An ‘unearthed gem’ is a term we use for music that has been recorded at an earlier time, didn’t get released for whatever reason, got shelved or lost, then gets re-discovered years later and officially released for the 1st time. In short: Old music that's still new to the world.
Keyboardist & composer Marcos Resende's self-titled debut album is exactly that.
To fully understand the journey into the creation of this unique gem we’ll have to take you back to his early beginnings. Marcos was born in Cachoeiro de Itapemirim, Brazil in 1947. He was a prodigious child who learned to play the accordion at the early age of two and the piano at age six. This did not make him pursue music right away though. Marcos moved to Lisbon, Portugal in the 60s to study medicine but always kept playing music on the side.
During his stay in Europe he discovered the British prog-rock scene and got inspired to start his own electronic oriented prog-jazz group and named it Status. They opened up for huge artists like Elton John, Stan Getz and Art Blakey & The Jazz Messengers but unfortunately there are no known recordings. Maybe they'll get unearthed in the near future, who knows?
Determined to integrate his newfound inspirations with Brazilian rhythms and US jazz traditions, he went back to Brazil and formed a new quartet with Rubão Sabino (bass), Claudio Caribé (drums) and the late great Oberdan Magalhães (sax/flute), who started the iconic group Banda Black Rio shortly after that. Marcos Resende & Index was born.
To achieve the sound he wanted Marcos had to upgrade his keyboard rig and added the Prophet 5, Yamaha CP-708 and Mini Moog to his Fender Rhodes and acoustic piano.
They went into the studio between the 5th and 28th of September 1976 to record the self titled project. Resende had hoped to release the album on the legendary CTI Records but for reasons unknown that didn’t happen at the time and it got shelved by Marcos, who thankfully preserved the original master tapes safely. Marcos moved on and got busy as a sideman working with Brazilian greats like Gilberto Gil, Edu Lobo, Gal Costa and Carlos Dafé, as well as making music for TV and film.
He did release an album two years later in 1978 called ‘Festa Para Um Novo Rei’, which is highly sought after and gets sold for 150-200 Euro on sites like Discogs.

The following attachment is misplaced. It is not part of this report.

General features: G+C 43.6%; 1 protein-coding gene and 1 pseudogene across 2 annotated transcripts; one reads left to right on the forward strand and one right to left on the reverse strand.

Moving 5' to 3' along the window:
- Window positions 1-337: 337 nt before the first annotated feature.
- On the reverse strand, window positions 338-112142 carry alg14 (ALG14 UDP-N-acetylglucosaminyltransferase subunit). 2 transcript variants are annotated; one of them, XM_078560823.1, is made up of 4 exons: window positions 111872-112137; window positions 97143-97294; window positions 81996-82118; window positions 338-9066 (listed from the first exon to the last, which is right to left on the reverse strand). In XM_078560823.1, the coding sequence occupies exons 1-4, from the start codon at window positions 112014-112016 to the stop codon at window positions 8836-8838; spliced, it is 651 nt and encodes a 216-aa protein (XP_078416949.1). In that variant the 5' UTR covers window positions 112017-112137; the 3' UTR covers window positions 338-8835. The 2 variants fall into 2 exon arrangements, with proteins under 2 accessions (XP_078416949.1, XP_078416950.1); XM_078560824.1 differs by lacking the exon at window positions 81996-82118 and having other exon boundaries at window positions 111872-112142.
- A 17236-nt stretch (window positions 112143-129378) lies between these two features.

The album was part of the ‘MPBC: Musica Popular Brasileira Contemporanea’-series, a brilliant initiative of 11 instrumental releases where all of them are a mixture of Brazilian music styles fused with American-influenced jazz, funk & fusion. This outstanding album is the main reason music aficionados know the name Marcos Resende and pay good money for it.
One of the highlights being the stunning ‘Vidigal’, which is highly acclaimed by DJs all over the globe from the UK till Japan and has been getting serious plays on plenty of rare groove parties. It also got an unexpected cover release by Rima, a collaborative project by broken beat dons Domu & Volcov, in 2003 on their debut album ‘This World’.
Another beautiful track on the 'MPBC' album is ‘Corsarios’, which got sampled for Blu & Oh No’s ‘Champagne’ interlude. Next to these few tracks I haven’t heard many others echo Marcos’ work yet, but with the release of this newly surfaced debut album it will only be a matter of time before sample producers will find his timeless chord progressions and reshape them into soulful beats.
‘Marcos Resende & Index’ is filled with adventurous jazz-funk layered upon rich-sounding synthesizers, vibrant Fender Rhodes, traditional Brazilian percussion, exuberant horns & soulful flutes. All tracks are between 4 and 10 minutes long, with most of them leaning towards the longer length, and often change direction within them. His progressive explorations constantly surprise you and really take you on a journey.
Another reason why it’s sonically amazing is because the album was recorded in the Sonoviso Studios in Rio de Janeiro with the legendary sound engineer Toninho Barbosa, whose impressive track record includes era defining classic albums by many of Marcos’ contemporaries like Azymuth, Marcos Valle, Ivan Lins & João Donato. The comparison people make by calling him the ‘Brazilian Rudy van Gelder’ feels totally accurate because of this.
‘Marcos Resende & Index’ isn’t just an astonishing album from the same era, recorded in the same studio with the same engineer. It’s another vital piece in the rich history of the late 70’s Brazilian sound. Marcos deserves to be mentioned in the same breath as people like Jose Roberto Bertrami (Azymuth) or Manfredo Fest.
Joe Davis, Brazilian music fanatic from the UK and founder of Far Out Recordings, has been asking Marcos for these tapes over the last 25 years and finally got to hear them at Resende's home in Lisbon in 2018. They worked closely together and restored the master tapes over the last two years to deliver a long-overdue topnotch release.
Unfortunately Marcos left us on Nov 12th 2020 at the age of 73 after a battle with stomach cancer, just two months before this debut album would finally reach the worlds ears.
His family gave Far Out their full blessing and wish to honour Marcos' memory by ensuring these historic recordings see the light of day. It did and we couldn't be happier.
With albums like these it feels more than appropriate to use the expression “better late than never”, because this masterpiece still sounds ridiculously good after 45 years and will surely be championed by Brazilian music connoisseurs worldwide!
Thank you, Marcos and thank you, Joe & the entire Far Out crew. These are the unearthed gems we all secretly wish for.
Out now on vinyl & all digital platforms through Far Out Recordings.
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